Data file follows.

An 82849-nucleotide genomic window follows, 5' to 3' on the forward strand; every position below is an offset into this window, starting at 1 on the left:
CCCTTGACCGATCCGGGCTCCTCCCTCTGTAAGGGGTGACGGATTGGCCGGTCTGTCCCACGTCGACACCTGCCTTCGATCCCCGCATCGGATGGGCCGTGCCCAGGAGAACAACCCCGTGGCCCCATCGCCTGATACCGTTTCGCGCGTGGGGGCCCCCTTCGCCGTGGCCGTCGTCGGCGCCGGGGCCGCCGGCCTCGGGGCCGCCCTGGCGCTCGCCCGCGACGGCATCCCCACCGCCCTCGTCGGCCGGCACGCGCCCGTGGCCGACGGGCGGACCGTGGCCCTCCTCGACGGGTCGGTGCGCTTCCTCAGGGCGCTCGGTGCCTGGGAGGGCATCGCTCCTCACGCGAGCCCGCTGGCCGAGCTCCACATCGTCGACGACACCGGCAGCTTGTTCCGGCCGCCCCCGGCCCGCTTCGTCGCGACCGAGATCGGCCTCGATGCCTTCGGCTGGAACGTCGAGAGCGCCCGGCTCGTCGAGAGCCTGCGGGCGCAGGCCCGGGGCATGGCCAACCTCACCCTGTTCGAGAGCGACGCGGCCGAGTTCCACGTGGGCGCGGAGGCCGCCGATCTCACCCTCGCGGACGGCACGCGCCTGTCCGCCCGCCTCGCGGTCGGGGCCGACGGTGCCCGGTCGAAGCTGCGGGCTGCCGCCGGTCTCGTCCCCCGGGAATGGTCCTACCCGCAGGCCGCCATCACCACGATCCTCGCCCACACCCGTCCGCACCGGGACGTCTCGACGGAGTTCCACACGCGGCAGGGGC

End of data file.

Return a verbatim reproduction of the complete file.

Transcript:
An 82849-nucleotide genomic window follows, 5' to 3' on the forward strand; every position below is an offset into this window, starting at 1 on the left:
CCCTTGACCGATCCGGGCTCCTCCCTCTGTAAGGGGTGACGGATTGGCCGGTCTGTCCCACGTCGACACCTGCCTTCGATCCCCGCATCGGATGGGCCGTGCCCAGGAGAACAACCCCGTGGCCCCATCGCCTGATACCGTTTCGCGCGTGGGGGCCCCCTTCGCCGTGGCCGTCGTCGGCGCCGGGGCCGCCGGCCTCGGGGCCGCCCTGGCGCTCGCCCGCGACGGCATCCCCACCGCCCTCGTCGGCCGGCACGCGCCCGTGGCCGACGGGCGGACCGTGGCCCTCCTCGACGGGTCGGTGCGCTTCCTCAGGGCGCTCGGTGCCTGGGAGGGCATCGCTCCTCACGCGAGCCCGCTGGCCGAGCTCCACATCGTCGACGACACCGGCAGCTTGTTCCGGCCGCCCCCGGCCCGCTTCGTCGCGACCGAGATCGGCCTCGATGCCTTCGGCTGGAACGTCGAGAGCGCCCGGCTCGTCGAGAGCCTGCGGGCGCAGGCCCGGGGCATGGCCAACCTCACCCTGTTCGAGAGCGACGCGGCCGAGTTCCACGTGGGCGCGGAGGCCGCCGATCTCACCCTCGCGGACGGCACGCGCCTGTCCGCCCGCCTCGCGGTCGGGGCCGACGGTGCCCGGTCGAAGCTGCGGGCTGCCGCCGGTCTCGTCCCCCGGGAATGGTCCTACCCGCAGGCCGCCATCACCACGATCCTCGCCCACACCCGTCCGCACCGGGACGTCTCGACGGAGTTCCACACGCGGCAGGGGC